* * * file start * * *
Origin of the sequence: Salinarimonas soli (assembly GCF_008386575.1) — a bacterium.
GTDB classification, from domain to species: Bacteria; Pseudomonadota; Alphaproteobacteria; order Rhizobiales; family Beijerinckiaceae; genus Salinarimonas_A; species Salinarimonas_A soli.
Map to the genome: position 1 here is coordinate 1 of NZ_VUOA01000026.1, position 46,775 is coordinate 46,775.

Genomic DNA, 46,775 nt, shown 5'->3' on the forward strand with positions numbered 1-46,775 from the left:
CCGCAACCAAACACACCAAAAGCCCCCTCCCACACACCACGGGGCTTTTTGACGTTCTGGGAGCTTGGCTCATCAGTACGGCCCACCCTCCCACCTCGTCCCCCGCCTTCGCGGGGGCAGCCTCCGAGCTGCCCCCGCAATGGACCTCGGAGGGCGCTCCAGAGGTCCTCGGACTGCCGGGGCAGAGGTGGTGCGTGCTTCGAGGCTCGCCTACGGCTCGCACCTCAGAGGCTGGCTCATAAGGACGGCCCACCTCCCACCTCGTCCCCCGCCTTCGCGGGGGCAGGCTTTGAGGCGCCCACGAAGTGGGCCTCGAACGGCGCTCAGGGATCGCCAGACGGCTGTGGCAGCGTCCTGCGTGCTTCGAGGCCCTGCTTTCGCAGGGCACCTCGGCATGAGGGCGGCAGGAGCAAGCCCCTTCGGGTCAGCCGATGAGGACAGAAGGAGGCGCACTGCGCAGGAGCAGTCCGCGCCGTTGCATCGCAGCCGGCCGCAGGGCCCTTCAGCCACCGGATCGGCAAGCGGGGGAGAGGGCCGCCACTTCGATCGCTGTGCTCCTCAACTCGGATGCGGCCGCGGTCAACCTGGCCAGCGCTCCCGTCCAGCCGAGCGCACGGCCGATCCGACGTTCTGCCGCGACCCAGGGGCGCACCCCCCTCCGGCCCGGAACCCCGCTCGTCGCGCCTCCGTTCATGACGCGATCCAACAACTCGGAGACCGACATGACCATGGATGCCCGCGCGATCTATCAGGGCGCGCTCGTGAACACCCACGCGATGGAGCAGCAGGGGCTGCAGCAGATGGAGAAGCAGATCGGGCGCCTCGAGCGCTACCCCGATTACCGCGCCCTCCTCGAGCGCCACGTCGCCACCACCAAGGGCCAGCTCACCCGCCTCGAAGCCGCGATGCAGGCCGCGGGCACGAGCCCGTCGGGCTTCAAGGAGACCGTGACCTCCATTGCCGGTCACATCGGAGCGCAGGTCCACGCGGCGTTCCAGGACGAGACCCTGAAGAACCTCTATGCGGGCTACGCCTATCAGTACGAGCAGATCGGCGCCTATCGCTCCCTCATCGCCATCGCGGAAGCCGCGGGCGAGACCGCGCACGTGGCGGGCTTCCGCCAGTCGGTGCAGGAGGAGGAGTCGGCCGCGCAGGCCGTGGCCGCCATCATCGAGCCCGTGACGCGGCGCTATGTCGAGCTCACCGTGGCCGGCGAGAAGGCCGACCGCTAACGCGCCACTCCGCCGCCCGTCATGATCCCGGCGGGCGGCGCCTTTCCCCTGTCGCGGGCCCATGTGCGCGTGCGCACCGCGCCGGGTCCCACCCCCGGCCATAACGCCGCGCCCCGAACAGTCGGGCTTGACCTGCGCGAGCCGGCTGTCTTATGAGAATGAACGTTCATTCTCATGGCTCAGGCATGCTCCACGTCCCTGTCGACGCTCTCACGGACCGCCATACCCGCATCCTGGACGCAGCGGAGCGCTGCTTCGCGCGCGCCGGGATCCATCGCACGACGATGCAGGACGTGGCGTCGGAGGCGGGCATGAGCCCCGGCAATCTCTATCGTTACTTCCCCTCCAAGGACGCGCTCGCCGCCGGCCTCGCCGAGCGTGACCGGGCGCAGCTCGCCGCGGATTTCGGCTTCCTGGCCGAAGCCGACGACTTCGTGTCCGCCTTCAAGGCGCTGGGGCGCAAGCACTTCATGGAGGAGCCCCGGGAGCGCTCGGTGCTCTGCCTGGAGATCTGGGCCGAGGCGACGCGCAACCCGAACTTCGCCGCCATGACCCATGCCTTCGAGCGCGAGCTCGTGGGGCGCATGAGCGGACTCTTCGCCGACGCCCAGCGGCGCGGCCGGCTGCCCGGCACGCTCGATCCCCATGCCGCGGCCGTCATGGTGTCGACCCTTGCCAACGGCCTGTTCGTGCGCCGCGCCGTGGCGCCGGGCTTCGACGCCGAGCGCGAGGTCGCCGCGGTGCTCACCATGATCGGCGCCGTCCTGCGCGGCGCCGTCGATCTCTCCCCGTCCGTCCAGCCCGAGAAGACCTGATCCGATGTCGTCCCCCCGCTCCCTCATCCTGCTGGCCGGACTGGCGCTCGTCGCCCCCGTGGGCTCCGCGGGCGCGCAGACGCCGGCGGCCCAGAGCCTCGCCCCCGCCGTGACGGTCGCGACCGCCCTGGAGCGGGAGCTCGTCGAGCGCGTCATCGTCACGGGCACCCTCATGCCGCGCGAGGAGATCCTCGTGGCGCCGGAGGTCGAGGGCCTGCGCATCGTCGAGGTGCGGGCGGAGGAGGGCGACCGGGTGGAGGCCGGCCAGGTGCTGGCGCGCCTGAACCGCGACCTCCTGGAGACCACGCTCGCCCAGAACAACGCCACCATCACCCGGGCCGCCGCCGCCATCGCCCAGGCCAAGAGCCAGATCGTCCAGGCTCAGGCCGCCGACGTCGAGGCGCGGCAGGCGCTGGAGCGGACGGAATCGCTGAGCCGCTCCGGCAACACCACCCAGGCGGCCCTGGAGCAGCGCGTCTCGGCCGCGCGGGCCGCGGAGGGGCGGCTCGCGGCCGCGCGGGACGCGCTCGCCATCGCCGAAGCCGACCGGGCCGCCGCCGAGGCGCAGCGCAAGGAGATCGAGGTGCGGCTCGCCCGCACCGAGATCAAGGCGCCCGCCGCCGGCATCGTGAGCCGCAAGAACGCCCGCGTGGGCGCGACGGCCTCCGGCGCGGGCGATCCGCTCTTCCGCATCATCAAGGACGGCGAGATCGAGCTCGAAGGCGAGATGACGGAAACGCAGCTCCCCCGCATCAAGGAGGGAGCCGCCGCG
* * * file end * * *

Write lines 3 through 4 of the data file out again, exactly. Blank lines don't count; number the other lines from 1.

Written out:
Map to the genome: position 1 here is coordinate 1 of NZ_VUOA01000026.1, position 46,775 is coordinate 46,775.

Genomic DNA, 46,775 nt, shown 5'->3' on the forward strand with positions numbered 1-46,775 from the left: